Independent Office for Police Conduct (IOPC - formerly IPCC)
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Metropolitan Police Service officer served with gross misconduct notice following investigation into handling of forensic evidence

Independent Police Complaints Commission (IPCC) investigators have served a Metropolitan Police Service (MPS) officer with a gross misconduct notice following an investigation into the handling of forensic evidence.

An independent investigation began in December 2013 after the MPS referred a matter relating to how forensic evidence was handled in connection with an investigation into the recovery of a firearm in Lambeth in May 2012. 

The referral was made after the evidence was submitted for testing in November 2013 and a match was made to someone believed to have been involved in a subsequent incident in October 2013.

The IPCC’s investigation is looking at potential gross misconduct matters and on Wednesday, 5 February IPCC investigators served a detective constable with a notice advising his conduct is subject to investigation. The officer will be interviewed in due course.

IPCC investigators are examining whether the officer’s handling of forensic evidence was in line with MPS policies and procedures, and why the delay in submitting the evidence occurred. The investigation is also considering what impact the officer’s actions may have had on any past or present criminal investigations, victims or their families.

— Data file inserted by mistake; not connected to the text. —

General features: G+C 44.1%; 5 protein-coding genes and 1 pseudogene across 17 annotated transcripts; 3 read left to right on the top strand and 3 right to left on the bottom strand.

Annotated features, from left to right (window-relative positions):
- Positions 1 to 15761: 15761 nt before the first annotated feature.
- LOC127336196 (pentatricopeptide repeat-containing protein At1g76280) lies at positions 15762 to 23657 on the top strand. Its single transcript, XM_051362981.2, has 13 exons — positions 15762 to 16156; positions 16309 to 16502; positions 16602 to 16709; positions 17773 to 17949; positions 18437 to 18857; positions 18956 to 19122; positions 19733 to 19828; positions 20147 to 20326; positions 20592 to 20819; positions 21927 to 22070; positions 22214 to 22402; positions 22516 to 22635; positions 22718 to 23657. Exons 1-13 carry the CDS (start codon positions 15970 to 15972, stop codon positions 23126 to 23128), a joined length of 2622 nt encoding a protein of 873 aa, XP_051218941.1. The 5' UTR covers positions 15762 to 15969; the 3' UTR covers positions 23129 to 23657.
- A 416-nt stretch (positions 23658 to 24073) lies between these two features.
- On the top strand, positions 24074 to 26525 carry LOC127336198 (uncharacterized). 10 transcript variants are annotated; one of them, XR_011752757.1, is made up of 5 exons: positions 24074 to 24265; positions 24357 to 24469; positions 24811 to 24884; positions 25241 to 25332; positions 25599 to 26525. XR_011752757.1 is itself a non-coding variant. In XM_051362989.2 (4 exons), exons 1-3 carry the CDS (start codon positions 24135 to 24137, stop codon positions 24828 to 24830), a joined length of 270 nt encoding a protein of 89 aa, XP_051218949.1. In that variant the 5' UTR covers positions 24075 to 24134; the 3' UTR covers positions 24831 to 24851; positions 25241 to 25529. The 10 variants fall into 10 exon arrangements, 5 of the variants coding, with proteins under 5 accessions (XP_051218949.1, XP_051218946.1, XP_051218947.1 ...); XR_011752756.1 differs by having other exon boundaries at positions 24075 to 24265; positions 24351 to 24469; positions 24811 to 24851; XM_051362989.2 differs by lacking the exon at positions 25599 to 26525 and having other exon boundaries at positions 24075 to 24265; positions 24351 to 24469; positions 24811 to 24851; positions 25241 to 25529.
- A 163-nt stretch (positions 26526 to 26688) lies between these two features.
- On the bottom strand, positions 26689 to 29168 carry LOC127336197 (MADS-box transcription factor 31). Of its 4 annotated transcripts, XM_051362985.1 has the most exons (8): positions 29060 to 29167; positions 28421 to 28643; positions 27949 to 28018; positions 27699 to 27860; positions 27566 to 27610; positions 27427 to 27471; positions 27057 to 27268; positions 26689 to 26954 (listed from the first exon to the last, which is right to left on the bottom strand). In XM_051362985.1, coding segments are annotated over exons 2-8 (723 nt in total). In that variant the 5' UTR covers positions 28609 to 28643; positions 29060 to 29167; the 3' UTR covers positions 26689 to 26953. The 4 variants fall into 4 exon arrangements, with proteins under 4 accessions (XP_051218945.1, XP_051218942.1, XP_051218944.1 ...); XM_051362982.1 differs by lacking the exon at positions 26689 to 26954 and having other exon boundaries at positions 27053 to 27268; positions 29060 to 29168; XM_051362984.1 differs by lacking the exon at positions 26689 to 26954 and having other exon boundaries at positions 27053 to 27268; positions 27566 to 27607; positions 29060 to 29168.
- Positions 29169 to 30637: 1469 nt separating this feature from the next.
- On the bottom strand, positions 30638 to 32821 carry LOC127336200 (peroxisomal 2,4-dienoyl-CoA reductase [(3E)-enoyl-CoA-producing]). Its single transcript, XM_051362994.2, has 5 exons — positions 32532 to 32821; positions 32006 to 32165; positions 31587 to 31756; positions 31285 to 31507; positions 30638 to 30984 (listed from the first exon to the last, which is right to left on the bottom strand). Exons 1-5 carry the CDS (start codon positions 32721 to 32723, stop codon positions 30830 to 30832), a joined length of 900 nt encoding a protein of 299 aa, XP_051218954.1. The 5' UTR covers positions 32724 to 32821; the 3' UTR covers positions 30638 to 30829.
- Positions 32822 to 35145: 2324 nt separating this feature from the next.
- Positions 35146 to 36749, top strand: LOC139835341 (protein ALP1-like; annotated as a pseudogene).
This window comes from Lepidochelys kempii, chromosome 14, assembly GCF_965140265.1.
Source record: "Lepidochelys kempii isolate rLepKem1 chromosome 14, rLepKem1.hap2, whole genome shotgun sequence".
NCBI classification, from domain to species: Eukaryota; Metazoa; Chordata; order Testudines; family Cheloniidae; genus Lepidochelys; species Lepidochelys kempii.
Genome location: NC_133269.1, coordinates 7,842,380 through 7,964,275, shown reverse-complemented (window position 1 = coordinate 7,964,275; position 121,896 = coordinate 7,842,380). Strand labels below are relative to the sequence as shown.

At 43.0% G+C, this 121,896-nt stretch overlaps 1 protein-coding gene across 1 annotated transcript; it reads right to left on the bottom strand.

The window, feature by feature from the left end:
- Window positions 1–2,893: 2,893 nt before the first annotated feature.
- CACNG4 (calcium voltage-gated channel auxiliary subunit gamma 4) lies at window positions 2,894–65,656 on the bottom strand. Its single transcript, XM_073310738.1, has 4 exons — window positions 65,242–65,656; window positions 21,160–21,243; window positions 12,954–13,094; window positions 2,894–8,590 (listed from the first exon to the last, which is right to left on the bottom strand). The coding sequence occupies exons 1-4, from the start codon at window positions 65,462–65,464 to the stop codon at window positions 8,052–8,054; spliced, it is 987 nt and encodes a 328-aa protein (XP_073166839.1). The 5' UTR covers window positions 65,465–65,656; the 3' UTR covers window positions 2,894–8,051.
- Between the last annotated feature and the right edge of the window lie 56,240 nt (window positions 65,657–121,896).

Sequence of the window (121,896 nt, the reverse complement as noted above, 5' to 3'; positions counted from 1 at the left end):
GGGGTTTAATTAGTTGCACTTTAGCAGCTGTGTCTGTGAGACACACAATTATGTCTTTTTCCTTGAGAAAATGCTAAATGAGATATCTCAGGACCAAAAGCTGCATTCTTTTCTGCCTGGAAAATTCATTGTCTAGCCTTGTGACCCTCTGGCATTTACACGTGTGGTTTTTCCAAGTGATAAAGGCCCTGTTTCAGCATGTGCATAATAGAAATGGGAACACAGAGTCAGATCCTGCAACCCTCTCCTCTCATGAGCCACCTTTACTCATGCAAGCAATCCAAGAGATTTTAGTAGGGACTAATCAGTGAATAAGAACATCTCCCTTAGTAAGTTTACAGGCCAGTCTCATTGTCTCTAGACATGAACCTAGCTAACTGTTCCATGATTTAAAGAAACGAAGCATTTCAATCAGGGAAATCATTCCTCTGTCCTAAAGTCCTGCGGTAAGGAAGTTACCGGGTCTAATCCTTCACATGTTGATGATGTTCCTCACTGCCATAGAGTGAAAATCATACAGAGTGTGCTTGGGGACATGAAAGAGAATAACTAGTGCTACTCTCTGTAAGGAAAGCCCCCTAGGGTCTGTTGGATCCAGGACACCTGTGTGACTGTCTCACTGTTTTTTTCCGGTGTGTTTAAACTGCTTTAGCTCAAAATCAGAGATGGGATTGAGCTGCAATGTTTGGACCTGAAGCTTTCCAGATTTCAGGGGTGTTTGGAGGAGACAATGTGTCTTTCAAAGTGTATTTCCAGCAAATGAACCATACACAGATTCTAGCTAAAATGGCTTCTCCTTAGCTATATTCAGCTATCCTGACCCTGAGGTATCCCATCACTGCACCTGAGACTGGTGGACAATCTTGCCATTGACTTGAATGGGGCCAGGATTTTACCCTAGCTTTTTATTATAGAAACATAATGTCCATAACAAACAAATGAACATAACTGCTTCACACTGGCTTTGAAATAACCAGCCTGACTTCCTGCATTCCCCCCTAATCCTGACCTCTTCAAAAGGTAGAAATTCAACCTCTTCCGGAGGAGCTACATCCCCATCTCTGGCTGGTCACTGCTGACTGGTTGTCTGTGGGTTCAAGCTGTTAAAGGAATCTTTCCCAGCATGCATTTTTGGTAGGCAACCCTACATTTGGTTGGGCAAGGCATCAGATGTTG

Investigators are also exploring whether there are other similar issues in relation to how the officer handled forensic evidence and whether there are any failings within the MPS’ policies and procedures which may have contributed to the officer’s actions.

IPCC Commissioner Jennifer Izekor said:

“Gun crime has a devastating effect on communities and this investigation raises serious concerns about the way a Metropolitan Police officer handled forensic evidence following a firearms incident in 2012.

“Clearly this is a complex investigation which rightly will explore the officer’s actions.

“Londoners expect that the Metropolitan Police Service treat all reported firearms incidents seriously and investigates them thoroughly.

“We will be rigorous in challenging how this evidence relating to a criminal firearms investigation was handled and seek to uncover whether other victims of crime may have been impacted upon as a result.”

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Notes to editors:

Serving a police officer with a notice advises them their conduct is subject to investigation – such notices are not judgmental in any way.

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